Obama: International Response Needed for Ebola Outbreak

President Barack Obama said the international community needs to respond to the Ebola crisis in West Africa, where he said a lack of public health infrastructure has led to the spread of a “containable problem.”

Obama told NBC News that U.S. military assets are needed to set up isolation units and equipment and to provide security for international health workers.

“If we don’t make that effort now, and this spreads not just through Africa but other parts of the world, there’s the prospect then that the virus mutates, it becomes more easily transmittable,” said Obama.

Obama also said he believes the United States needs to make dealing with the Ebola outbreak a national security priority.

The Ebola outbreak has killed more than 2,000 people, mostly in Guinea, Liberia and Sierra Leone.

Liberian Defense Minister Brownie Samukai told VOA that his country looks forward to any U.S. assistance, saying Liberia’s economy is “at a standstill” and that it is challenging for the country to provide its citizens basic health care.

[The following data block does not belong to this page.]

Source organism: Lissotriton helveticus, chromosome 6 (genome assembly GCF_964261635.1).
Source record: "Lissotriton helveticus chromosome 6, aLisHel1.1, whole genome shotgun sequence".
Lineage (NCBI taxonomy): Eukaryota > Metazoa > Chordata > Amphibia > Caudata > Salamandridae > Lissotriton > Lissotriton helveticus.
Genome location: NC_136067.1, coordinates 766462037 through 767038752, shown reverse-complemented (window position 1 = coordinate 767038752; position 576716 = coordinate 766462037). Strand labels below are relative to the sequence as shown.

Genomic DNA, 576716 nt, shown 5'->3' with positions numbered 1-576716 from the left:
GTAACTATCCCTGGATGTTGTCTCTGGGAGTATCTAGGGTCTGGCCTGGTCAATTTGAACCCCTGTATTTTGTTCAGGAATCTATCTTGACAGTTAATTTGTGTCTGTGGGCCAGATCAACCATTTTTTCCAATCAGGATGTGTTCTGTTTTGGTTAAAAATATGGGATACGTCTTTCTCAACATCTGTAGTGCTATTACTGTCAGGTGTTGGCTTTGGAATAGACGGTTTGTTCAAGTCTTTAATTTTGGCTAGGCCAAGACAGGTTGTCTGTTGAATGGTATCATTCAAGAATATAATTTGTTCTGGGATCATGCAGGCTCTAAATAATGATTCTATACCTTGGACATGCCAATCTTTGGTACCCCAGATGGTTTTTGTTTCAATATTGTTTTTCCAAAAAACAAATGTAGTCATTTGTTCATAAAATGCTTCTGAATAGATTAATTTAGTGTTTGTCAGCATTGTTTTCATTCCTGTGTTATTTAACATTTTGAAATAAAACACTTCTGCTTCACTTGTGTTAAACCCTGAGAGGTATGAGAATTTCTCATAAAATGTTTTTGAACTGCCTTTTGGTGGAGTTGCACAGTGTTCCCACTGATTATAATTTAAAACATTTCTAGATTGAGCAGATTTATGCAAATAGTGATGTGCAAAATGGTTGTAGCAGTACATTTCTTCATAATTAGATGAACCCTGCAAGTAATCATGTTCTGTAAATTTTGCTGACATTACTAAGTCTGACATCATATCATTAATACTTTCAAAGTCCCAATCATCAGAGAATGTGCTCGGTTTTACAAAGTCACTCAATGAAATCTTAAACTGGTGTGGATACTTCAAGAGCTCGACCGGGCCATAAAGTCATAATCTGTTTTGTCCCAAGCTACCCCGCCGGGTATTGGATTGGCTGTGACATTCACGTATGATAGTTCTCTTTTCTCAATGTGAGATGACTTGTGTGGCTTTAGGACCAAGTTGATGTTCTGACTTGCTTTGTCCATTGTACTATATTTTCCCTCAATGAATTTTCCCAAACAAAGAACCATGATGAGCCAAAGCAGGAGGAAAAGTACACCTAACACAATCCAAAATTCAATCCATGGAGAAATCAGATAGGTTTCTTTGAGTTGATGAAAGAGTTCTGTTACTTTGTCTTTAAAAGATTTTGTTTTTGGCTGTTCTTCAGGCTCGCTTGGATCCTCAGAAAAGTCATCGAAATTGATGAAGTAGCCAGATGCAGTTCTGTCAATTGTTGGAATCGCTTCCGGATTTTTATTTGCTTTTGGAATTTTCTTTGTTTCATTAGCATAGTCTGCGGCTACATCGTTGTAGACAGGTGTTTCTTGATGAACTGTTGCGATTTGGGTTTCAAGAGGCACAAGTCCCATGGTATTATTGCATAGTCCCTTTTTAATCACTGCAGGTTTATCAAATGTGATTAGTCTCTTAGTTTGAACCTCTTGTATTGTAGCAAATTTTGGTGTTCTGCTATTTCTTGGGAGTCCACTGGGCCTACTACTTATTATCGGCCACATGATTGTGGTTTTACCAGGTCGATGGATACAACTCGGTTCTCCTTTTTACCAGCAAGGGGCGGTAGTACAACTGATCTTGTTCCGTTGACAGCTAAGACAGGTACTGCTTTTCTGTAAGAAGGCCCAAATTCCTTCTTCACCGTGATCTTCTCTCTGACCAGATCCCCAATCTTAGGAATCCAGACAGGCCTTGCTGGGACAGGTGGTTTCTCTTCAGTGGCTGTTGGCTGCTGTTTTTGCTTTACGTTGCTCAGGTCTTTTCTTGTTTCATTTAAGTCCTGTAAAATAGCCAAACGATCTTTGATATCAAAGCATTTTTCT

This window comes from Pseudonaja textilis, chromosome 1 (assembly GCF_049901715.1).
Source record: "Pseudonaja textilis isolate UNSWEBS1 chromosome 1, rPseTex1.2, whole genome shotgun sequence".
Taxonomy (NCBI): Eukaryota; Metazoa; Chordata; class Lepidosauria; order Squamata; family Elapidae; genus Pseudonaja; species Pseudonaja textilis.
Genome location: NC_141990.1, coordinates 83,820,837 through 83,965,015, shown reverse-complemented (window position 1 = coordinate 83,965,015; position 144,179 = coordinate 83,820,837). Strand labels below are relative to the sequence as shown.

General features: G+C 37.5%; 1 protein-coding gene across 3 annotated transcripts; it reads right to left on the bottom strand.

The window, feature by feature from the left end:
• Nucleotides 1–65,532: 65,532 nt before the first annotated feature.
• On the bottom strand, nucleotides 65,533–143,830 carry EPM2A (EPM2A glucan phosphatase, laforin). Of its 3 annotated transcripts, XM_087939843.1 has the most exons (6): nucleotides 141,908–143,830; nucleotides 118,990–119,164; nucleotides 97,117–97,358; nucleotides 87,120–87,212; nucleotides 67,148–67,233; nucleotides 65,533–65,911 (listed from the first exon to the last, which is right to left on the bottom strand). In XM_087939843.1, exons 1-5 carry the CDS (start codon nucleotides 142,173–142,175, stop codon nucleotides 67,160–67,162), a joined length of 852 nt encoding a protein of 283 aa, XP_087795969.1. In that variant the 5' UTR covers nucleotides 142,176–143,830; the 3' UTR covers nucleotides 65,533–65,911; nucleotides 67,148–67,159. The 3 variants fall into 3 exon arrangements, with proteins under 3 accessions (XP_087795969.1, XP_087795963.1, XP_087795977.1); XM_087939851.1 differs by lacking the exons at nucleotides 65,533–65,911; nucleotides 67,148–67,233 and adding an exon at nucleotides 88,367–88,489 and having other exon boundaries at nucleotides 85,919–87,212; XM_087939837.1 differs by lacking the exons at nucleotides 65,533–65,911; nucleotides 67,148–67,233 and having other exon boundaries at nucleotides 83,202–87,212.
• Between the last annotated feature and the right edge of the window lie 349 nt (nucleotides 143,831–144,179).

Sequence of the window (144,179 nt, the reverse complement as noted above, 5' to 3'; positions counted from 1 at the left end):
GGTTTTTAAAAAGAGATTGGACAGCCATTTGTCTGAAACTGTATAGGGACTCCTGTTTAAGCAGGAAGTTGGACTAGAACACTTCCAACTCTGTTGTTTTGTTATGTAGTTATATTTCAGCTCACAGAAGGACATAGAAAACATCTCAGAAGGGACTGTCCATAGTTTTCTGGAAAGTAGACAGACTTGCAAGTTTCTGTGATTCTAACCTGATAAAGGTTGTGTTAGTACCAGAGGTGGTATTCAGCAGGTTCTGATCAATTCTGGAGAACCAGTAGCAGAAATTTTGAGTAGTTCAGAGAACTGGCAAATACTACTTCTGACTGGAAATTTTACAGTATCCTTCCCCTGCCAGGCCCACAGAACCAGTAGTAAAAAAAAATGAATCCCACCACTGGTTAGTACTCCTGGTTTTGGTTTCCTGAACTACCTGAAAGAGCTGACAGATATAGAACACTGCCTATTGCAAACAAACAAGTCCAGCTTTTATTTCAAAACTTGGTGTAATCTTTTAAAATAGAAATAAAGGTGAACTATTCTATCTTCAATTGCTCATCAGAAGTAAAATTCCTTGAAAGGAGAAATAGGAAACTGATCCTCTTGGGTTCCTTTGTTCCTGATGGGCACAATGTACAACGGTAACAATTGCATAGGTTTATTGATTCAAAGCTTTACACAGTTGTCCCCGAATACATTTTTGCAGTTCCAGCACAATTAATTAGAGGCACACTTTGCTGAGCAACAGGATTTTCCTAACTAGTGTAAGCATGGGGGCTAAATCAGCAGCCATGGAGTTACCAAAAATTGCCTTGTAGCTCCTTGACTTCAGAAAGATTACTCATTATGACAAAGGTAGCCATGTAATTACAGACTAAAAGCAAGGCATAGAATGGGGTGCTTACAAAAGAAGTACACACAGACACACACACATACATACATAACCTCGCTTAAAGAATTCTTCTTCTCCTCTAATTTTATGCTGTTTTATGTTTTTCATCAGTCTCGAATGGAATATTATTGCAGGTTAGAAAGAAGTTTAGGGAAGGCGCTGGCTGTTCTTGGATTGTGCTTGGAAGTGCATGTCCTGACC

African Union officials held an emergency meeting Monday in Addis Ababa to discuss how to respond. The discussion included talks about the effects of closing borders and suspending flights to the affected countries.

AU chairman Nkosazana Dlamini-Zuma stressed the need for public health education and efforts that do not “fuel stigmatization and isolation.”

Meanwhile, new studies show that an experimental Ebola vaccine, which is being tested on monkeys, can work for five weeks or up to 10 months if used in conjunction with a booster shot.

In a study published Sunday in the journal Nature Medicine, researchers from the U.S. National Institutes of Health (NIH) say the experimental vaccine regimen produced durable immunity against the deadly virus.

Researchers say a single dose of the vaccine protected all four test monkeys when exposed to Ebola five weeks later. They said half were protected when exposed to the virus 10 months after vaccination.

However, in tests on a separate group of monkeys, scientists say a booster shot, given two months after the initial vaccination, extended protection for all vaccinated monkeys for up to 10 months.

The vaccine tested by the NIH is similar to one being developed by drugmaker GlaxoSmithKline.

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